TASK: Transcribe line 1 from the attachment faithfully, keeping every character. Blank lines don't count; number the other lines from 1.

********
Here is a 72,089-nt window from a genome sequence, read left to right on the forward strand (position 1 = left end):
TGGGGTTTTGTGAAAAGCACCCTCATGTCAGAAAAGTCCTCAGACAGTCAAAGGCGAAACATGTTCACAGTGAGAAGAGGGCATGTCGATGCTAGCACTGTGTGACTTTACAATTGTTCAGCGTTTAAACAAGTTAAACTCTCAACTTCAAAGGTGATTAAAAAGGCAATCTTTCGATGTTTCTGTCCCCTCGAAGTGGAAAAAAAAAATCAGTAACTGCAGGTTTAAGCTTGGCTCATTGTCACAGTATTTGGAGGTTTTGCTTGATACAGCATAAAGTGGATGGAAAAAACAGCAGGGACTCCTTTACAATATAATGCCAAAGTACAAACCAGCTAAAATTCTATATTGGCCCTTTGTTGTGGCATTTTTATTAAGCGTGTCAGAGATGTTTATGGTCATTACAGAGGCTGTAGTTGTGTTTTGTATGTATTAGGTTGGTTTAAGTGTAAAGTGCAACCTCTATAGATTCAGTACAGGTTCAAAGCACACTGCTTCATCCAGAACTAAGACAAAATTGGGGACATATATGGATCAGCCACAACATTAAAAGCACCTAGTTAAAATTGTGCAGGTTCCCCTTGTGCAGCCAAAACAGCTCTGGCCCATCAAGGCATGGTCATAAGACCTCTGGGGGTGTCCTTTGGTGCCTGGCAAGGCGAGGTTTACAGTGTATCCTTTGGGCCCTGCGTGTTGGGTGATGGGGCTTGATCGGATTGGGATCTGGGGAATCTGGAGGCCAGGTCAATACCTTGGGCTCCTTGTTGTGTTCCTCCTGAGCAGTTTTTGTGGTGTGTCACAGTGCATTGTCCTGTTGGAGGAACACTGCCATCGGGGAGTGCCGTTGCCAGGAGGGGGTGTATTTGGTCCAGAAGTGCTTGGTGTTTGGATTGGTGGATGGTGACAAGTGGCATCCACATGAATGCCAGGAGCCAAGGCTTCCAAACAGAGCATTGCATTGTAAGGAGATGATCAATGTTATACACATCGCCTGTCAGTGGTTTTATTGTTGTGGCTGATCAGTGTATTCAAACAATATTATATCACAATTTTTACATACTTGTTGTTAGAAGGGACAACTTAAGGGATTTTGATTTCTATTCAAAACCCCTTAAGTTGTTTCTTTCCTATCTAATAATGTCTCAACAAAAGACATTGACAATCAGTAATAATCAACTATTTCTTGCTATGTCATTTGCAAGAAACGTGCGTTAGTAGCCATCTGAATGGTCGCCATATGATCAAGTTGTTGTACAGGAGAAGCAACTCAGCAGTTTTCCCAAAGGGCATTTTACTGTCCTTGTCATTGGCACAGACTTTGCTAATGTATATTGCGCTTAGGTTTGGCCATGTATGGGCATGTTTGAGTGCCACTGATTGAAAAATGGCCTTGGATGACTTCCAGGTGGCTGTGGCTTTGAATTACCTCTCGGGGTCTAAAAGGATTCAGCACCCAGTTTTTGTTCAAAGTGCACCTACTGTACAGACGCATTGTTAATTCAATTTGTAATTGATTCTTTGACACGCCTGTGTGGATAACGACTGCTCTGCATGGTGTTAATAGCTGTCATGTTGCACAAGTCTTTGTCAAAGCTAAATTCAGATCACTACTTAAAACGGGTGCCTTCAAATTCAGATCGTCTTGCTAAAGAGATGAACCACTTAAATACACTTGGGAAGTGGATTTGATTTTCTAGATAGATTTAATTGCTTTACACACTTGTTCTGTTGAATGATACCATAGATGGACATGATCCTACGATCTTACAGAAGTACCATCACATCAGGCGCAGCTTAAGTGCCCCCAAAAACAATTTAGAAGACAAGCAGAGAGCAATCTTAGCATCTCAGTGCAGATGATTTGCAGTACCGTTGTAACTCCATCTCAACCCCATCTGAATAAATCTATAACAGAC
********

Here is a 72,089-nt window from a genome sequence, read left to right on the forward strand (position 1 = left end):